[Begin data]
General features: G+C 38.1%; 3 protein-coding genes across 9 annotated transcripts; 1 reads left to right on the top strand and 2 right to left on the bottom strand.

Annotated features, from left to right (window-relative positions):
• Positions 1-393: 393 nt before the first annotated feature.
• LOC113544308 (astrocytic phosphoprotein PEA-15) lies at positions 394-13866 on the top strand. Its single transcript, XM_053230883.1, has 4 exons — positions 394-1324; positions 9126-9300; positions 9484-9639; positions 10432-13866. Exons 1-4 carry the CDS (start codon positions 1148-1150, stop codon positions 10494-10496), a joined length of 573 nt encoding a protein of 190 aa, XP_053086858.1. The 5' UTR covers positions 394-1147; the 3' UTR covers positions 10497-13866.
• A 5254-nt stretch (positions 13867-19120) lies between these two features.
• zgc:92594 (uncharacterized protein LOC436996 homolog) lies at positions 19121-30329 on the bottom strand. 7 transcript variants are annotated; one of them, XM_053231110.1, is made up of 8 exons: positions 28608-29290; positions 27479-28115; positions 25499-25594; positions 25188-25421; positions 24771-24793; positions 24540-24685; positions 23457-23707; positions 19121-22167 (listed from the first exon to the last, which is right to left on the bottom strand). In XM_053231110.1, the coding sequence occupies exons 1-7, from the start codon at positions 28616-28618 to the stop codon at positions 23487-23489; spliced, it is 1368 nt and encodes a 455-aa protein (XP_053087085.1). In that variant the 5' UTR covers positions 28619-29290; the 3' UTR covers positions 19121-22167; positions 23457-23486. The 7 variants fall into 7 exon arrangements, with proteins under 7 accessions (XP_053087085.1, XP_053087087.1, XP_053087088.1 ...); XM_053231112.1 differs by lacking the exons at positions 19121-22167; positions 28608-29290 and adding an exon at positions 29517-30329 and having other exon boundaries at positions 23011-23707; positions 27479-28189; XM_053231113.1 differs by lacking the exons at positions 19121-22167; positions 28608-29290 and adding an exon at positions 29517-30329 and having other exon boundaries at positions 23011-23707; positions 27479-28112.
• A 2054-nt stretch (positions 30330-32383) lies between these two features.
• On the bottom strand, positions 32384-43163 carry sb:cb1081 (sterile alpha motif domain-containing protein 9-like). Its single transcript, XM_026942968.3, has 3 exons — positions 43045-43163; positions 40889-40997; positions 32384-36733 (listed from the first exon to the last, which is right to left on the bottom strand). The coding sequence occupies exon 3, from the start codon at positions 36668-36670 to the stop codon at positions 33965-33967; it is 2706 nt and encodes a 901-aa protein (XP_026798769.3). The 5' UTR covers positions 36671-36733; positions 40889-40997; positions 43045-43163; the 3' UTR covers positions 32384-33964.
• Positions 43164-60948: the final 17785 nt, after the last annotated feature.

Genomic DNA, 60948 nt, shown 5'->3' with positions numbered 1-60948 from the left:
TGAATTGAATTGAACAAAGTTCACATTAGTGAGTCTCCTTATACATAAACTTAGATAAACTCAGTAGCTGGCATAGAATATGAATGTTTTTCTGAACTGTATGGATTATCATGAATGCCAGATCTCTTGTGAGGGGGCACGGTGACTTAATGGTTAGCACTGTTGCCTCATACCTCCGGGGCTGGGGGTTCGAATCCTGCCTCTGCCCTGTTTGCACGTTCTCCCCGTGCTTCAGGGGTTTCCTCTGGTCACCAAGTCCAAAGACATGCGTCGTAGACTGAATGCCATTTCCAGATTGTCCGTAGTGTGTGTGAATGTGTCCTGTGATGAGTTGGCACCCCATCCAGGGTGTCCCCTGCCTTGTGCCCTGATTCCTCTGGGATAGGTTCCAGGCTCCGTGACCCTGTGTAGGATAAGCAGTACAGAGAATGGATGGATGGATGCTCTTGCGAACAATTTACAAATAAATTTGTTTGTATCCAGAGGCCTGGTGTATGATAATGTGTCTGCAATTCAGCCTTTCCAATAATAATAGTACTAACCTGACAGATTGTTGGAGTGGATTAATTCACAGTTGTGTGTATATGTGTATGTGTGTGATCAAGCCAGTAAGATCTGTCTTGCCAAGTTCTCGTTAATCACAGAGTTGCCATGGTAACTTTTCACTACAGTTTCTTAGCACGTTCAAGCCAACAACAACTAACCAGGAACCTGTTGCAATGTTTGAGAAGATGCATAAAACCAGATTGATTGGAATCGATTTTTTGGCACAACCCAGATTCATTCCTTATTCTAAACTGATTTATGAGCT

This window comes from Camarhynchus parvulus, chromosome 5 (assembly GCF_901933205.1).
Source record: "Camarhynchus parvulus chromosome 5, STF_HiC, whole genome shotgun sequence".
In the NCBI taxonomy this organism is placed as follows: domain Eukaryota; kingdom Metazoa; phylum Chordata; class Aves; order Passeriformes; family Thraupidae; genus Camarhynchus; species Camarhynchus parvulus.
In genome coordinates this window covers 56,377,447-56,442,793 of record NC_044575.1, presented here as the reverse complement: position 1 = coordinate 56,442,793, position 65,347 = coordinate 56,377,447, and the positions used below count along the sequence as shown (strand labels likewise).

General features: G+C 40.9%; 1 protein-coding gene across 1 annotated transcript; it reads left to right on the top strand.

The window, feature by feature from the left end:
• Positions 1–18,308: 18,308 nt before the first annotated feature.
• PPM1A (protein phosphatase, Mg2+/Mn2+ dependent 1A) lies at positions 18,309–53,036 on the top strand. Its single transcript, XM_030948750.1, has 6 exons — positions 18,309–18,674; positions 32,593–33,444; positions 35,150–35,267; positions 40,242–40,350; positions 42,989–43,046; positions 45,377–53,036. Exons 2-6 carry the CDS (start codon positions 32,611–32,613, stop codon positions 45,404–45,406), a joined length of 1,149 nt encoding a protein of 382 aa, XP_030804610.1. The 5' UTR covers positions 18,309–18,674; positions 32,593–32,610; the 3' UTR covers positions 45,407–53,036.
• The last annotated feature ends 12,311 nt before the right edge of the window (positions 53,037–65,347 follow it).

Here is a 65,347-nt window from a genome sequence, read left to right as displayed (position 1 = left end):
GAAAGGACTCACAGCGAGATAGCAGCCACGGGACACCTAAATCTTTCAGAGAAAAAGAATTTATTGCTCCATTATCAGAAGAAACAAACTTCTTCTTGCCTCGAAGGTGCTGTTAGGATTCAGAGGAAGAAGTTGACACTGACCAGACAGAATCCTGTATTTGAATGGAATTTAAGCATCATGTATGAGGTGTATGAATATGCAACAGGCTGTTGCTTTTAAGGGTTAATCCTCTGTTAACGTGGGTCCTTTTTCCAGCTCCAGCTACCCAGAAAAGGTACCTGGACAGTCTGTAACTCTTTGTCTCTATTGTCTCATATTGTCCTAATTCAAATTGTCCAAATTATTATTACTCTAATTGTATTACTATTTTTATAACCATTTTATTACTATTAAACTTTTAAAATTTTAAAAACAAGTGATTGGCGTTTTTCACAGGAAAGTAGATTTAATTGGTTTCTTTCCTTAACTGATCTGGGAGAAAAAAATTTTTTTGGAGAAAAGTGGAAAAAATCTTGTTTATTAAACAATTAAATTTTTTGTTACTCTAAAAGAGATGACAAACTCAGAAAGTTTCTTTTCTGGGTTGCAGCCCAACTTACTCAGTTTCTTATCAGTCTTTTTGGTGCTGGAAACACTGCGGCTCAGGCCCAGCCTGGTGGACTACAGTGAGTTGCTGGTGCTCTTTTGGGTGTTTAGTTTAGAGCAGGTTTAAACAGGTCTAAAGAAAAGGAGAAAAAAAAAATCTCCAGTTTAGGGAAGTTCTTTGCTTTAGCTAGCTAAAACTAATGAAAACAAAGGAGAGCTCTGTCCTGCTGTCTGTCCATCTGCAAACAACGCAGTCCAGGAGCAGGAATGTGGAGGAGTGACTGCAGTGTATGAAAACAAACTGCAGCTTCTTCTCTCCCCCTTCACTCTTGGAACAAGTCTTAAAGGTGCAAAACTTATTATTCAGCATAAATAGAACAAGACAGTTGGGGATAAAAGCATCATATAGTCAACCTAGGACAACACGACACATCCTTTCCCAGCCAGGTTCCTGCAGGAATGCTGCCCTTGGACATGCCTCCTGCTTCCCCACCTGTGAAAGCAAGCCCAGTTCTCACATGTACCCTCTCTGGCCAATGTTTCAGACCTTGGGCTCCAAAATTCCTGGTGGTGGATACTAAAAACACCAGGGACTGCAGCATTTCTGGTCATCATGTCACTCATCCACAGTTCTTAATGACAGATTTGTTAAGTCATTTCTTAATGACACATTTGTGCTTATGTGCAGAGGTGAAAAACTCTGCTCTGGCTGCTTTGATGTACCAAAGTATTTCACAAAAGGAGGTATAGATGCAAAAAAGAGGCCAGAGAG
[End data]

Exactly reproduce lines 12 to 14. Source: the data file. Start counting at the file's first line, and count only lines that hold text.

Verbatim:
This window comes from Camarhynchus parvulus, chromosome 5 (assembly GCF_901933205.1).
Source record: "Camarhynchus parvulus chromosome 5, STF_HiC, whole genome shotgun sequence".
In the NCBI taxonomy this organism is placed as follows: domain Eukaryota; kingdom Metazoa; phylum Chordata; class Aves; order Passeriformes; family Thraupidae; genus Camarhynchus; species Camarhynchus parvulus.